The plan is to contact Autorail & the previous owner to try and ascertain what the exact configuration of the van is. Then semi-winterise (improve tank & pipe insulation & fit tank heaters) the van during the spring / summer months and make some minor "improvements" as we build our knowledge before hitting the roads South in Autumn.....


Thanks again

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Hi MF2002 welcome to the fun world of motor homing

as been said drain water fresh / waste when not in use over winter

the bubble wrap and solar panel are standard fit,the ladders and roof rack are an extra fitted afterwards

if tank heaters have been fitted there will be an extra switch fitted (as well as the press switch on control panel) mine is behind the drivers seat, be aware!!! if you put the heaters on overnight when not on hook up they will drain the leisure batteries!!!

weve been out in minus 8 and all was well

another tip is empty waste into a bucket and leave outside if that freezes then your tanks are close to freezing

happy travels in Tonto!!


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We have an Autocruise Accent panel van conversion with external water tanks. We spent a few days at the Newark MH show last March in all the snow and well below freezing temperatures (brrrrrr..... it was chilly outside!) and didn't have any problems at all with anything freezing.


The fresh water tank is lagged but doesn't have an internal heater, and the waste one is unlagged. The only thing I did was put some extra lagging on the piping to/from the fresh water tank as there were some gaps. As for the waste water tank, I didn't bother lagging this as we could leave the tap open and let the contents drain into a bucket if needs be so there'd be nothing in it to freeze.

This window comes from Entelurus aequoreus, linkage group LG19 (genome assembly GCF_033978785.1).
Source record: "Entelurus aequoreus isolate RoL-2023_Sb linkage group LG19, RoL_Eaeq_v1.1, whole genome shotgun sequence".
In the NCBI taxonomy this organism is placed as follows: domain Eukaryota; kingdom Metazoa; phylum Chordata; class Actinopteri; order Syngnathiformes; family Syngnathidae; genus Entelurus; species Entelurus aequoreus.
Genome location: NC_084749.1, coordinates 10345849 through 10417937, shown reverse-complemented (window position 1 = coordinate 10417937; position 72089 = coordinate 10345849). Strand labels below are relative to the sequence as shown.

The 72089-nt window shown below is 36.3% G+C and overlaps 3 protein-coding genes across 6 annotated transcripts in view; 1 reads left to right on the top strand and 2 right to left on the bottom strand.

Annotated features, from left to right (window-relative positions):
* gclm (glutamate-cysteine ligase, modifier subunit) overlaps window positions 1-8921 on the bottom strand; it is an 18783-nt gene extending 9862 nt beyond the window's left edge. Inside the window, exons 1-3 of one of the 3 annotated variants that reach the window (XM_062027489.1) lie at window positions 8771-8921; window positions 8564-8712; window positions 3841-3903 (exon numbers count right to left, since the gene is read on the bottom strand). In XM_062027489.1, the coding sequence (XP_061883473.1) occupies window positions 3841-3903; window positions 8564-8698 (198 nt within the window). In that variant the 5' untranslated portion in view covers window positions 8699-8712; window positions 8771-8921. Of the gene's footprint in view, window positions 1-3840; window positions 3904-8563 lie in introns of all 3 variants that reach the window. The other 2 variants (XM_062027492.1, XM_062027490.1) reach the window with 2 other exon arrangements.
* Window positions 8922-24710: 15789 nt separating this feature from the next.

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Our previous van was a 2010 Tracker, we toured regularly through the winter of 2010 in Scotland, no problems with freeze ups. I'd suggest the following, drain lines are most prone to freezing, lag and tape them. Forget grey water tank leave drain valve open into a dish or bucket do not even think about allowing drain water to settle into tank, its not insulated and will freeze. Remember the more water in FW tank the better, its all about mass the more the better, ie more to freeze, also moving from site to site agitates FW helping prevent freeze ups. We found internal p[pework perfectly OK during the freezing weather \I'd suggest leaving bathroom cupboard and kitchen cupboard doors open overnight as you'll have internal heating on to stop any freezing of small bore fw pipes..
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We have had a couple of Autotrails. Currently a 2008 Arapaho. We rally in the UK throughout the winter and also Germany for Christmas markets etc have been down to -17oC on occasions.

Just a couple of "builds" ; If its very cold I try to pull some water through the taps so it isn't standing for hours all night for example if I go to the loo in the night and of course leave the gas immersion heater on.

The biggest problem I have had ( twice Grrh! nashing of teeth) is when I've drained down and been in storage. The internal water pump is a swine to fully drain down ....and if there is any water left in it the pumphead cracks when it freezes.

I drain off everywhere. run the pump dry a couple of times and even then can get a couple of hundred mls from the external shower point.

It is well worth making the effort to get it all out as a new pump or head is a pain and expensive.

The only absolutely sure way is to disconnect the pump and drain into a bucket or jug. (but this is under the wardrobe floor....) Better than a dud pump.

Have Fun !! Stay out camping - its only when you go home the problem starts (well that's what I tell the mrs !!